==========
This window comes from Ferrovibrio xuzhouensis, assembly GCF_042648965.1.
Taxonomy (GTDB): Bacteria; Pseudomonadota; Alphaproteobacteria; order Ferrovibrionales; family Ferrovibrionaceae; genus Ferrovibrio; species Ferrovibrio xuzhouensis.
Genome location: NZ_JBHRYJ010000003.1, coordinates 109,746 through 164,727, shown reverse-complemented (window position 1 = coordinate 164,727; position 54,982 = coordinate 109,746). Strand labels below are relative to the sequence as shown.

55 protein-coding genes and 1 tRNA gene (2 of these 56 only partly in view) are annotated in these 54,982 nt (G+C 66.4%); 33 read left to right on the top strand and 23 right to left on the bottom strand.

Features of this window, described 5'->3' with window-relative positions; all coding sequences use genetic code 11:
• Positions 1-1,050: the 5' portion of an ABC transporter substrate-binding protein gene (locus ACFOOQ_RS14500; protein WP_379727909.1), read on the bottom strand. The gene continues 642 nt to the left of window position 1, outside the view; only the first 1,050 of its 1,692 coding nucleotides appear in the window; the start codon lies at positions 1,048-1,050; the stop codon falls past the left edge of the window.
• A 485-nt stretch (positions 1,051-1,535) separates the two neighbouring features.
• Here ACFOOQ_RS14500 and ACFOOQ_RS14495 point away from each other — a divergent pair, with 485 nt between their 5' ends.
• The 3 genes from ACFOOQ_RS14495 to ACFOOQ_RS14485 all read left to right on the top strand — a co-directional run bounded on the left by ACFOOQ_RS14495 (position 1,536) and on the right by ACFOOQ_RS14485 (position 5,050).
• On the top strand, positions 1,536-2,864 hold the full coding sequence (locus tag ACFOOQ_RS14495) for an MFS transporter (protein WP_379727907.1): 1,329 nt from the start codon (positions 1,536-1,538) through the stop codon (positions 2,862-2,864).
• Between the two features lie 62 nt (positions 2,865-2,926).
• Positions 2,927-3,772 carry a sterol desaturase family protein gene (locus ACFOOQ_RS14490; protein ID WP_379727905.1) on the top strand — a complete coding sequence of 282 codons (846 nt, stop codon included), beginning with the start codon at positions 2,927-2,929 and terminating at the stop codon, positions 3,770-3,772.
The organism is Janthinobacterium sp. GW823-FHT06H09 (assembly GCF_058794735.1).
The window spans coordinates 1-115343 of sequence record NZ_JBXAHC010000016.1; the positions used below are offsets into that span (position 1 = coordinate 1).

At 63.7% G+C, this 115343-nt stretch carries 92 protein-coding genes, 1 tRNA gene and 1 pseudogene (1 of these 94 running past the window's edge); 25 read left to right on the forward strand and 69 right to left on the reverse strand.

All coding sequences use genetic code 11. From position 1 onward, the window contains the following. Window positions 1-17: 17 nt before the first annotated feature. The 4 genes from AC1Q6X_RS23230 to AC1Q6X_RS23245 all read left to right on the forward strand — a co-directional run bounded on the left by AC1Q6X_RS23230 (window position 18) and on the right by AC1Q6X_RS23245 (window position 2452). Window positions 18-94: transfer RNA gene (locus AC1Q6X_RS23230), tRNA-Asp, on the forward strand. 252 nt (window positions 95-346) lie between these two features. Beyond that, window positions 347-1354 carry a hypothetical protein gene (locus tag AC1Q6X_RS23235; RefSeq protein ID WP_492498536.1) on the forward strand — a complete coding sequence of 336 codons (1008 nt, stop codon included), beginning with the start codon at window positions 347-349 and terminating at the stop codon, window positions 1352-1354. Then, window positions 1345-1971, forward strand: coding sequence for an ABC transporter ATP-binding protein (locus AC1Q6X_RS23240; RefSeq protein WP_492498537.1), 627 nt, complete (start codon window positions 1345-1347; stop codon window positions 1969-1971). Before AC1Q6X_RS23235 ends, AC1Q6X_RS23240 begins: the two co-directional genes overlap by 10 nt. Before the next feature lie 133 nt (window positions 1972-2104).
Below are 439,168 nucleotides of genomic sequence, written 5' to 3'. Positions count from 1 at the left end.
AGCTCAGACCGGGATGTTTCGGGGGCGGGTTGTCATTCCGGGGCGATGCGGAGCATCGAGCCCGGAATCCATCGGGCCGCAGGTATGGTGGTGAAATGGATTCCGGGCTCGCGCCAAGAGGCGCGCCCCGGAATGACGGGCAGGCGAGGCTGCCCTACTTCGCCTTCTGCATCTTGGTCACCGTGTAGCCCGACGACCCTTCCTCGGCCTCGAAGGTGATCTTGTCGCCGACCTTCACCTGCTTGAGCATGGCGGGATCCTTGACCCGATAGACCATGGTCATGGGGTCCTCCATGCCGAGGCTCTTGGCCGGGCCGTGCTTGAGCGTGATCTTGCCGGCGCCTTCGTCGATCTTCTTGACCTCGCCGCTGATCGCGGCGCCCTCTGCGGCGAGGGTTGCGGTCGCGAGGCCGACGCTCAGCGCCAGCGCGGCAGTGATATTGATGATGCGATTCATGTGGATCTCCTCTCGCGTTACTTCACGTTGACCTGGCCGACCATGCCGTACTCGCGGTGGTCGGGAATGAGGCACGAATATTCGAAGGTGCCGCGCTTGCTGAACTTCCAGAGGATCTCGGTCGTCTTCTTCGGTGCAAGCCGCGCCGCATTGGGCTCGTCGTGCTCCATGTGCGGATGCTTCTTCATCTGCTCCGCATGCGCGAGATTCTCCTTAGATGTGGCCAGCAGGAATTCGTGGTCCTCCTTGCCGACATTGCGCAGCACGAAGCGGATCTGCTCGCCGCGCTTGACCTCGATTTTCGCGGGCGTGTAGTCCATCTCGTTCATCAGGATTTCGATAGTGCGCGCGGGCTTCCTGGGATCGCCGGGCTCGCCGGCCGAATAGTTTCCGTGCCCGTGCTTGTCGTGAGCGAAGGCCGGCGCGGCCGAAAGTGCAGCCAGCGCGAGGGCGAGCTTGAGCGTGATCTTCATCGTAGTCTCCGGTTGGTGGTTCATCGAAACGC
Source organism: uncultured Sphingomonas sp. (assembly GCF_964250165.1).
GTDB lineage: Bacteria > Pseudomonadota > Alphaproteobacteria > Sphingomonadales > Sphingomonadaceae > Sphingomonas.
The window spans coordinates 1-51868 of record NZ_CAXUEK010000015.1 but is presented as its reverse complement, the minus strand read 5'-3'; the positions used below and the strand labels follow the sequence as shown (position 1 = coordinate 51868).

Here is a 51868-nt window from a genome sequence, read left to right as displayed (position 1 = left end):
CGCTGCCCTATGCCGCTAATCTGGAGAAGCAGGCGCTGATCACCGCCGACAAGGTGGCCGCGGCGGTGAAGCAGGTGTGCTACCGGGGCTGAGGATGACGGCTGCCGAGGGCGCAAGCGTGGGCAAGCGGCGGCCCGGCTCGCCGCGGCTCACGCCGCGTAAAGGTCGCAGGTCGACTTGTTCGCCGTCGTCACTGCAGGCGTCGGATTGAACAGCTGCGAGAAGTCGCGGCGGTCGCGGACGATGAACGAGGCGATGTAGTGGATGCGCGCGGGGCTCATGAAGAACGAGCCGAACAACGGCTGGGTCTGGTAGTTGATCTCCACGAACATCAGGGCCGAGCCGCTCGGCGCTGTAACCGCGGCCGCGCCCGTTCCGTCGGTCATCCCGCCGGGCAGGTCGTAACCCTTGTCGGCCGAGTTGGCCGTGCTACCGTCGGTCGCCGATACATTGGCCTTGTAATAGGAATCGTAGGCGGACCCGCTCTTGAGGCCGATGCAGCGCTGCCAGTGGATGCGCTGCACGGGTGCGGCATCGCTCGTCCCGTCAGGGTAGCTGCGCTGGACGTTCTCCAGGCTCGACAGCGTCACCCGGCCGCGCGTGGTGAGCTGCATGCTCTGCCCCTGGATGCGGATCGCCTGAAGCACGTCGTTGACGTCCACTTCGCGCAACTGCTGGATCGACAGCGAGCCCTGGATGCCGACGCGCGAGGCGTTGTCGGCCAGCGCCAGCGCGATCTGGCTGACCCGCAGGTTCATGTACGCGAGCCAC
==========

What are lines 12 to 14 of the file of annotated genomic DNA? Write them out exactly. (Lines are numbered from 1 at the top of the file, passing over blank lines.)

• Positions 2,927-3,772 carry a sterol desaturase family protein gene (locus ACFOOQ_RS14490; protein ID WP_379727905.1) on the top strand — a complete coding sequence of 282 codons (846 nt, stop codon included), beginning with the start codon at positions 2,927-2,929 and terminating at the stop codon, positions 3,770-3,772.
The organism is Janthinobacterium sp. GW823-FHT06H09 (assembly GCF_058794735.1).
The window spans coordinates 1-115343 of sequence record NZ_JBXAHC010000016.1; the positions used below are offsets into that span (position 1 = coordinate 1).